As for that flight attendant who made jokes during the safety talk, I wish I’d made a note of her name because I bet she eventually quit and now has a successful career in standup comedy.
Here’s New Zealand Air’s new safety video.

 

Out Of The Depths.

Source: National Geographic

The oldest known cave paintings have been discovered in Borneo, or rather rediscovered since somebody knew about them once, when they were being made, and no one knows for how long after that before the knowledge was lost. The art dates back at least 52,000 years. One of the interesting things about this is that previously the oldest cave paintings were thought to be in Europe, dating back 35,000 or 40,000 years. People didn’t arrive in Borneo until 60,000 to 70,000 years ago, steadily progressing across the planet after first migrating out of Africa around two million years ago, give or take a few millenia.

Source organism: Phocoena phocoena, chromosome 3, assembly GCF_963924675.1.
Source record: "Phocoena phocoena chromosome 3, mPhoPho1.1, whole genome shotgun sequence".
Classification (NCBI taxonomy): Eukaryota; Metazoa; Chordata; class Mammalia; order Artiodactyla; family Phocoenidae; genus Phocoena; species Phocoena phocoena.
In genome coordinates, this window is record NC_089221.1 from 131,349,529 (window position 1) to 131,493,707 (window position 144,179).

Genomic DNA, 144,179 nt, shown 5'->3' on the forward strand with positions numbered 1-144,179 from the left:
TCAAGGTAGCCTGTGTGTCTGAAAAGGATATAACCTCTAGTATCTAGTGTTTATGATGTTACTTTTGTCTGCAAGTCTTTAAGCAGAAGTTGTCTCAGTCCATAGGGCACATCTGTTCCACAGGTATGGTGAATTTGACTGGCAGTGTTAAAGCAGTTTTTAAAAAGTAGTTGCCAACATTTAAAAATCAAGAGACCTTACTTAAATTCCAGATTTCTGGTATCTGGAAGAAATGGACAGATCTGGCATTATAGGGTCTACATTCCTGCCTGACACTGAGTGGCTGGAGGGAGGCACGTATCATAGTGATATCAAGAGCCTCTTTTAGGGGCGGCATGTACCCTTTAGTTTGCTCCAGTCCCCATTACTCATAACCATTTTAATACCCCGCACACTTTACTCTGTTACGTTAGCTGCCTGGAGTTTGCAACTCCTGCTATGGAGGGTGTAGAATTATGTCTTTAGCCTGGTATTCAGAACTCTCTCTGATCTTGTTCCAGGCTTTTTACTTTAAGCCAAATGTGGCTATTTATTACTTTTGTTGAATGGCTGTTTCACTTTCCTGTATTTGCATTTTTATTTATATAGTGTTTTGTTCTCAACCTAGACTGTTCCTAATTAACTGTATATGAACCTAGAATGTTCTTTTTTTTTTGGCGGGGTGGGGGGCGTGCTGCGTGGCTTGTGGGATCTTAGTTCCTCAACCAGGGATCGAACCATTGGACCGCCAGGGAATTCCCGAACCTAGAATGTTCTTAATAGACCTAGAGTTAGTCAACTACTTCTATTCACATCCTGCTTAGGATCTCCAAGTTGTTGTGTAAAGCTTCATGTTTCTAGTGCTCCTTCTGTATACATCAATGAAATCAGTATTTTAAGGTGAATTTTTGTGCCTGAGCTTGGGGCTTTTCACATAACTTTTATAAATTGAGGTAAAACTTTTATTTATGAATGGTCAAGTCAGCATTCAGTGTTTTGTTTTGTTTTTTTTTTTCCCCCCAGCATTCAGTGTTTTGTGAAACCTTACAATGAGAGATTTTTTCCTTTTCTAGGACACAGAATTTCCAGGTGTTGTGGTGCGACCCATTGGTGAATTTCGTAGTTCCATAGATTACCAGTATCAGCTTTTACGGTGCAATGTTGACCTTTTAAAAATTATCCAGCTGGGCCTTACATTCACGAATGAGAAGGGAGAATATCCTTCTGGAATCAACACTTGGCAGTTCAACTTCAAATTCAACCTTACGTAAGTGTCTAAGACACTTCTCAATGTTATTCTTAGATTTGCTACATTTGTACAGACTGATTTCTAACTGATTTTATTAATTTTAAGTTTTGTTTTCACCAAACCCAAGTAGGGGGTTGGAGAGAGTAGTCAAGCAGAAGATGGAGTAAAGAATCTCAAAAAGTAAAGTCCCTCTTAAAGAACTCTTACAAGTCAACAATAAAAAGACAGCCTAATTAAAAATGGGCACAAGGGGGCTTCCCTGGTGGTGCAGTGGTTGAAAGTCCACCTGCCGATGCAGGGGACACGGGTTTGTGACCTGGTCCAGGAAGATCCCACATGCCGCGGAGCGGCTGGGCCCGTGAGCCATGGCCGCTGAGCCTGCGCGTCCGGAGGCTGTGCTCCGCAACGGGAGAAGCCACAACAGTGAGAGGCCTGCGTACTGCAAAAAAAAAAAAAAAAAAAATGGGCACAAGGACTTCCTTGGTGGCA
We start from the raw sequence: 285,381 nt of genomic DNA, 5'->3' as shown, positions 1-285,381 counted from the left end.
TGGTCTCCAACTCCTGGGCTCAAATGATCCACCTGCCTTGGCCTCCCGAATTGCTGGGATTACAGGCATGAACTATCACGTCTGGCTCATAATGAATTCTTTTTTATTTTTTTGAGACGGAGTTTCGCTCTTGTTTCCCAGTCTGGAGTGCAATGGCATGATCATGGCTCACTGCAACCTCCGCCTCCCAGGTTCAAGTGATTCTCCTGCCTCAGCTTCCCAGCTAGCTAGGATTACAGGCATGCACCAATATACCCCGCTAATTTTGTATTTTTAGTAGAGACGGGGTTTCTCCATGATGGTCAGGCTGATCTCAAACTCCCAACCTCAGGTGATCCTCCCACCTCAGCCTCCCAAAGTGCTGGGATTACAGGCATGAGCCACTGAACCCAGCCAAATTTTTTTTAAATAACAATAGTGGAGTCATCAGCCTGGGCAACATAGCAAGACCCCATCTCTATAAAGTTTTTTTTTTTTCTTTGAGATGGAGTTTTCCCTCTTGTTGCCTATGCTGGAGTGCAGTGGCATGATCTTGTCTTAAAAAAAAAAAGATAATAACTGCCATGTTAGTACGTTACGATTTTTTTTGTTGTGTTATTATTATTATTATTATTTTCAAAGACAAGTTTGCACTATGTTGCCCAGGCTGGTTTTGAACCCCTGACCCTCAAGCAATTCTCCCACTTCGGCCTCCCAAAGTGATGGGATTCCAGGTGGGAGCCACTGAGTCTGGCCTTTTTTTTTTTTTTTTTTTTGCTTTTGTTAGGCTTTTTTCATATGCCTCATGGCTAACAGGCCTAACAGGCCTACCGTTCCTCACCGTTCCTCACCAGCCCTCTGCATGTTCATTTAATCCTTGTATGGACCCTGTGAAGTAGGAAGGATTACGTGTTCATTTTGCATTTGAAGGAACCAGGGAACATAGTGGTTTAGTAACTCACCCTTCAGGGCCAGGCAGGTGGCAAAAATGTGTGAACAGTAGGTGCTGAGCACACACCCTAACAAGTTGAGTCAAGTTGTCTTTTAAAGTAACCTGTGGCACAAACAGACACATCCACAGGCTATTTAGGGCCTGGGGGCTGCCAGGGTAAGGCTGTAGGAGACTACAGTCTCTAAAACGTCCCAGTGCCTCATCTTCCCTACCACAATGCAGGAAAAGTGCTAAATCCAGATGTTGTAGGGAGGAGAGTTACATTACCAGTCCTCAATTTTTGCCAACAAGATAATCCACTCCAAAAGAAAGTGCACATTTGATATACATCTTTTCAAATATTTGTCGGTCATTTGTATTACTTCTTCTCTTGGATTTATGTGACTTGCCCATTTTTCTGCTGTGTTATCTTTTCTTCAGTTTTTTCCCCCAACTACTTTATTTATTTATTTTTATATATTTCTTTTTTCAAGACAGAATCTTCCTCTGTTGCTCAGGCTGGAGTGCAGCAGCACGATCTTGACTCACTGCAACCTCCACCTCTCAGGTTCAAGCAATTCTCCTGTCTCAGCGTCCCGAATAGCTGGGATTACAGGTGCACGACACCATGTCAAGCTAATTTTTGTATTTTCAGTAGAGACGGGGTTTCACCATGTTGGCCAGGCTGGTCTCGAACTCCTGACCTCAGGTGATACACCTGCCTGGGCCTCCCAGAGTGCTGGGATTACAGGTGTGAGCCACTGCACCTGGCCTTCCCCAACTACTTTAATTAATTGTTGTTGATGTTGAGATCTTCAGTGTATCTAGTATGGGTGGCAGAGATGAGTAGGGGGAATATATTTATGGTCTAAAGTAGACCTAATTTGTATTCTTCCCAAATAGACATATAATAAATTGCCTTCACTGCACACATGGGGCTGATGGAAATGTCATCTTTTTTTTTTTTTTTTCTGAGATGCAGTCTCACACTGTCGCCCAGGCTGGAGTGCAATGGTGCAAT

One of the biggest questions about cave paintings is, what do they mean? And if you think modern art is hard to understand try making sense of art from fifty-thousand years ago. In the book The Cave Painters Gregory Curtis examines multiple ideas–that they were markers of clan identity, that they served shamanistic or religious purposes, that pictures of animals or hunters pursuing them may have been meant to increase herds or aid in the hunt–and takes down the weaknesses of all of them. The fact is we just don’t know why people made cave paintings not just thousands of years ago but continued making them for thousands of years.